Diamond-like carbon (DLC) films, which are an amorphous carbonaceous allotrope composed of sp2 carbon, sp3 carbon, and hydrogen, were prepared by photoemission-assisted plasma-enhanced chemical vapor deposition (PA-PECVD). The electrical behavior during film growth monotonically depended on the methane source gas concentration. Raman analysis of the films suggests that a DLC film grown at a high methane concentration condition contains a small number of graphitic domains, decreasing amorphicity of the film. In contrast, at a low concentration, the methane molecules were transformed into sufficiently fragmented radicals, forming a lot of graphitic nuclei and increasing the amorphicity. However, the variations of the relative dielectric constant, breakdown strength, and optical bandgap exhibited extreme values at an intermediate methane concentration. Thus, the two growth modes give different DLC films with varying combinations of electrical and optical characteristics.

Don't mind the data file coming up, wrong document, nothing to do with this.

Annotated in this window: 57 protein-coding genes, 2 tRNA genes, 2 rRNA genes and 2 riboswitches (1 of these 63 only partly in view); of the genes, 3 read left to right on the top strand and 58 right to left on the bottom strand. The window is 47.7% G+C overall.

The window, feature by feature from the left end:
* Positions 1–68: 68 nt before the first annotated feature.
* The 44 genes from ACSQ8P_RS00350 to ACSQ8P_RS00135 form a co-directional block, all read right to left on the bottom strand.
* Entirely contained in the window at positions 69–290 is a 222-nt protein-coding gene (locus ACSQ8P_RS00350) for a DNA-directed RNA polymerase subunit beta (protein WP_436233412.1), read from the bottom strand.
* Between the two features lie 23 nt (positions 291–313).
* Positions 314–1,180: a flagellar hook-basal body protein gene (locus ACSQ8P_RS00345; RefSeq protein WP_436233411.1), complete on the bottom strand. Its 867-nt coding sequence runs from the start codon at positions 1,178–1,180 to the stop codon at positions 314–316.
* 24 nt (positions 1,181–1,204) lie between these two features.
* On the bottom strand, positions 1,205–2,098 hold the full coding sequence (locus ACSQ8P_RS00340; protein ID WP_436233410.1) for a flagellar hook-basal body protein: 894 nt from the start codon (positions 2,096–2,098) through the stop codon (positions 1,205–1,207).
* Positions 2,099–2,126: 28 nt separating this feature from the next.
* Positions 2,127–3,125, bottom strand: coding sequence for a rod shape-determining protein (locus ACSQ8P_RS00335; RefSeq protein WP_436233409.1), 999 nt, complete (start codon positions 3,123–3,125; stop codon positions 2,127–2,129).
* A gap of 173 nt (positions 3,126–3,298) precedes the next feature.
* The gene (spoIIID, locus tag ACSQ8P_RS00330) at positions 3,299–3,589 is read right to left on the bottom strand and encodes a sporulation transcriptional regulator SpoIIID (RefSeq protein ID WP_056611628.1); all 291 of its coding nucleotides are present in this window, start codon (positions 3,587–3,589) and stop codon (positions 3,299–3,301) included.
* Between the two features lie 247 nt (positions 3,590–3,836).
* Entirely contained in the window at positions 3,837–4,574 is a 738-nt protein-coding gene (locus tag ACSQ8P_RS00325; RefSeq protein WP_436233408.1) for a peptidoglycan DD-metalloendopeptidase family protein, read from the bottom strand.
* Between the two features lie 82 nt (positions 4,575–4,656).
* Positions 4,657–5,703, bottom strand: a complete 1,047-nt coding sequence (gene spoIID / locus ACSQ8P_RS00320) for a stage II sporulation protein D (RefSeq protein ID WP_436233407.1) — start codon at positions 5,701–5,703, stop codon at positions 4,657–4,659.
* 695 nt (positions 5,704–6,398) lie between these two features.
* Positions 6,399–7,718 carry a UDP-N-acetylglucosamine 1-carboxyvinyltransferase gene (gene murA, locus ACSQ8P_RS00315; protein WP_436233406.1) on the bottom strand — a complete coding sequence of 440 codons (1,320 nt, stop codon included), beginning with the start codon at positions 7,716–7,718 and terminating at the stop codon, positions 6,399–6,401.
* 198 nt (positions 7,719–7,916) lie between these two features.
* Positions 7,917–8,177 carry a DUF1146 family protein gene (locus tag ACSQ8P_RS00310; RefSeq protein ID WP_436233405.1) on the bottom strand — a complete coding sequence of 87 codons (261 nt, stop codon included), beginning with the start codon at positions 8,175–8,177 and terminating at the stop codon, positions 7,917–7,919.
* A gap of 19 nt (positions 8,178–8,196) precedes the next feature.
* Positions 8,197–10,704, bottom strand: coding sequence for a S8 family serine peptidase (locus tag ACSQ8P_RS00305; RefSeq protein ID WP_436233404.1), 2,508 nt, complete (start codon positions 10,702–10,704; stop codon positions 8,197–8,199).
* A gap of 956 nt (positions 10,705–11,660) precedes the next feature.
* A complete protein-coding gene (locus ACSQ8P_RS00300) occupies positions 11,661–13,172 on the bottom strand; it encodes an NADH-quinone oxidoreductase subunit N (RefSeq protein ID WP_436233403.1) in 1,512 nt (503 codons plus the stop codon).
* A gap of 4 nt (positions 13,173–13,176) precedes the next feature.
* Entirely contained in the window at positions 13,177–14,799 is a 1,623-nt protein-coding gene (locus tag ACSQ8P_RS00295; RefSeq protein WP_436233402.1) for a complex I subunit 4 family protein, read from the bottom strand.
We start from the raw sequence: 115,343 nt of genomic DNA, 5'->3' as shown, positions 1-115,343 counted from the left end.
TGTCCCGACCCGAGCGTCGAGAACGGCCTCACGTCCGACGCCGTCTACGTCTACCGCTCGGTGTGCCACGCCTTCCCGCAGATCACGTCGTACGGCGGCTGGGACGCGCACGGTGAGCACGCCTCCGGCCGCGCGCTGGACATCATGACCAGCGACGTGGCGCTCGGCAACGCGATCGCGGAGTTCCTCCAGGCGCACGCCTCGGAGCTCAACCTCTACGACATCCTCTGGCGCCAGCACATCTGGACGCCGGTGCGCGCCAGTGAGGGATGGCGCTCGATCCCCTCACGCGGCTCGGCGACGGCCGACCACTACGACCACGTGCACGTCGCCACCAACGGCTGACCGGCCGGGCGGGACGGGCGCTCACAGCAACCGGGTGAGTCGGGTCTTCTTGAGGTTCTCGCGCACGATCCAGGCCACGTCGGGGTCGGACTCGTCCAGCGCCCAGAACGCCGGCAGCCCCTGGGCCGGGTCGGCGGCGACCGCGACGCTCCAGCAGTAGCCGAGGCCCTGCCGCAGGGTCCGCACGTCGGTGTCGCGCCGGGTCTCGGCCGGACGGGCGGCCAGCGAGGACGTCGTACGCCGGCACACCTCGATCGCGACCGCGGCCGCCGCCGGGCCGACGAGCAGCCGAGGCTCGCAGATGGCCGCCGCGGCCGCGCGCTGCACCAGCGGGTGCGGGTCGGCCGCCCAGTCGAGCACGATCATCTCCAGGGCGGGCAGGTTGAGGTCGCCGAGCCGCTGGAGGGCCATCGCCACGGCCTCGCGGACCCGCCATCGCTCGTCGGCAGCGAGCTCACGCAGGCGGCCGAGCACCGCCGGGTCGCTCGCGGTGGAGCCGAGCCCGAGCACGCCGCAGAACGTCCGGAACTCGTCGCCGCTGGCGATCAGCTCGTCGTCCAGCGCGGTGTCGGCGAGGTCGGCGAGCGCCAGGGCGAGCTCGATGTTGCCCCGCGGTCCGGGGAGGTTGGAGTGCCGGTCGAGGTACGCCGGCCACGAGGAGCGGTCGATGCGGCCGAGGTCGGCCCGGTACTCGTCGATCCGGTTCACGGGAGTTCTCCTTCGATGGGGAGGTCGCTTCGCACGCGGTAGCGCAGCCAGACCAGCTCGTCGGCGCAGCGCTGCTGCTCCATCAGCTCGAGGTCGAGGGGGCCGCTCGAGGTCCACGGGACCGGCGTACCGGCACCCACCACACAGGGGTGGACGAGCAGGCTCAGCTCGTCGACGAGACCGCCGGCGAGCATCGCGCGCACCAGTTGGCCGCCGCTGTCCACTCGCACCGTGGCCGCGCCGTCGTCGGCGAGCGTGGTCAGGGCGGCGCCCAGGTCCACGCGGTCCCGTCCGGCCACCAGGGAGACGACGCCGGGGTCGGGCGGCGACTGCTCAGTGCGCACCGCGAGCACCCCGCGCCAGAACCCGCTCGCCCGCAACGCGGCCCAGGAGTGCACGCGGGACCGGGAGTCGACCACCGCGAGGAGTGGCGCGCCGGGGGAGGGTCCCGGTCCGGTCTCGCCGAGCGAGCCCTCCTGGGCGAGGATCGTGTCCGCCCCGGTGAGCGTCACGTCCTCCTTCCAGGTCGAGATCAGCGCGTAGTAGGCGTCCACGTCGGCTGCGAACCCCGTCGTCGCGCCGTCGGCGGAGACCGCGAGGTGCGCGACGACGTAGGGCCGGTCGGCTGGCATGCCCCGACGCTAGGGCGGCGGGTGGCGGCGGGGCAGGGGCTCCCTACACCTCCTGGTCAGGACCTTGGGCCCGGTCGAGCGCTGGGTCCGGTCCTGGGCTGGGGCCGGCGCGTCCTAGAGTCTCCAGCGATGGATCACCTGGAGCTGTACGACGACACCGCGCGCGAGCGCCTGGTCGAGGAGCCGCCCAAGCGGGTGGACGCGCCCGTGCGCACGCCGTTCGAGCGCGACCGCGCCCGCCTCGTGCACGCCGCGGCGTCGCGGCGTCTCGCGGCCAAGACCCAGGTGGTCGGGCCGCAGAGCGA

ASJC Scopus subject areas
- Physics and Astronomy(all)